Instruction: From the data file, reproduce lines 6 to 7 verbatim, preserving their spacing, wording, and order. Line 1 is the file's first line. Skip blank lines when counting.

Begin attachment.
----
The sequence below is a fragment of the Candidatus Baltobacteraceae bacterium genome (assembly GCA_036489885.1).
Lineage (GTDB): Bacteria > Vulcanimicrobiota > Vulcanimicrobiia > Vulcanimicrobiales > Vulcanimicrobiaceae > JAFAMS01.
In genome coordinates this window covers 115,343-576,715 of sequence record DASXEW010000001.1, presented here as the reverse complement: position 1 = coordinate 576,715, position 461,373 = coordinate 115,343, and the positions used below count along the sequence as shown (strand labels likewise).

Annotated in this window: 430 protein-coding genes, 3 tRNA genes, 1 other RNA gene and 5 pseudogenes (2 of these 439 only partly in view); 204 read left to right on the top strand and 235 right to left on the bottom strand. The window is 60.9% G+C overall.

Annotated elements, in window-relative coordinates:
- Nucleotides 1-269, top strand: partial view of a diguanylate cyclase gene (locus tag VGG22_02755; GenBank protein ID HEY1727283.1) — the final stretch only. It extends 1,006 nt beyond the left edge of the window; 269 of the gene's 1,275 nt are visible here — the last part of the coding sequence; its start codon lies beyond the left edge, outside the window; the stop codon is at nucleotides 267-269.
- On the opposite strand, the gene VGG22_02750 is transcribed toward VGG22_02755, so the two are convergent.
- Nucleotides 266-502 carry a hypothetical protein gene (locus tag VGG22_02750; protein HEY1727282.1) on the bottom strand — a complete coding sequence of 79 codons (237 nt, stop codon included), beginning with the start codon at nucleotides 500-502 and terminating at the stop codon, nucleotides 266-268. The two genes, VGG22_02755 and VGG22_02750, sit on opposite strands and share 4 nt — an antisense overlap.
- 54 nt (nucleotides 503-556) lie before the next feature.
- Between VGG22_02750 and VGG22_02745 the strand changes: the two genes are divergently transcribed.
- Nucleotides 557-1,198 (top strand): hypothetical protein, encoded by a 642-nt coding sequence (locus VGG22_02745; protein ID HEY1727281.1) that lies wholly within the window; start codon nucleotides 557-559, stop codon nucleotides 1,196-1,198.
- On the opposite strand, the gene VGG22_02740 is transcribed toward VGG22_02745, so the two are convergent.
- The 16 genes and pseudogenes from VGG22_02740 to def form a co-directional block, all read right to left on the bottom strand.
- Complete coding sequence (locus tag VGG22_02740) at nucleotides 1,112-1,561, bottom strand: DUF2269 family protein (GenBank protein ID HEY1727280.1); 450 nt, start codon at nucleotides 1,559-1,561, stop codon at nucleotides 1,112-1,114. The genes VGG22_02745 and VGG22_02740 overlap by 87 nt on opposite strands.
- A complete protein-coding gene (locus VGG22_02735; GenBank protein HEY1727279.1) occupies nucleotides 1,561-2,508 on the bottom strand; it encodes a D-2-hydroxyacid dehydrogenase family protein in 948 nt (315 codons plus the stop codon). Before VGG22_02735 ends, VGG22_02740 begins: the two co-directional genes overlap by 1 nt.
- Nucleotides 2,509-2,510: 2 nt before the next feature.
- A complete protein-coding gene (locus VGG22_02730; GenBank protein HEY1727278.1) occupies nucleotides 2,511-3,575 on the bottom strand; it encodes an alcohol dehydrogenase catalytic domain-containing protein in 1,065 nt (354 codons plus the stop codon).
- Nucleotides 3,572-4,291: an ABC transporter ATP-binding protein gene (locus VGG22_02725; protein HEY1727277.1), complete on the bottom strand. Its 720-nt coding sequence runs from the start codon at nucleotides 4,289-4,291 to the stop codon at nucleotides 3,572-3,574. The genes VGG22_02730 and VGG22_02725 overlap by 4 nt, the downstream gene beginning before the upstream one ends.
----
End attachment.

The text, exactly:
- Nucleotides 1-269, top strand: partial view of a diguanylate cyclase gene (locus tag VGG22_02755; GenBank protein ID HEY1727283.1) — the final stretch only. It extends 1,006 nt beyond the left edge of the window; 269 of the gene's 1,275 nt are visible here — the last part of the coding sequence; its start codon lies beyond the left edge, outside the window; the stop codon is at nucleotides 267-269.
- On the opposite strand, the gene VGG22_02750 is transcribed toward VGG22_02755, so the two are convergent.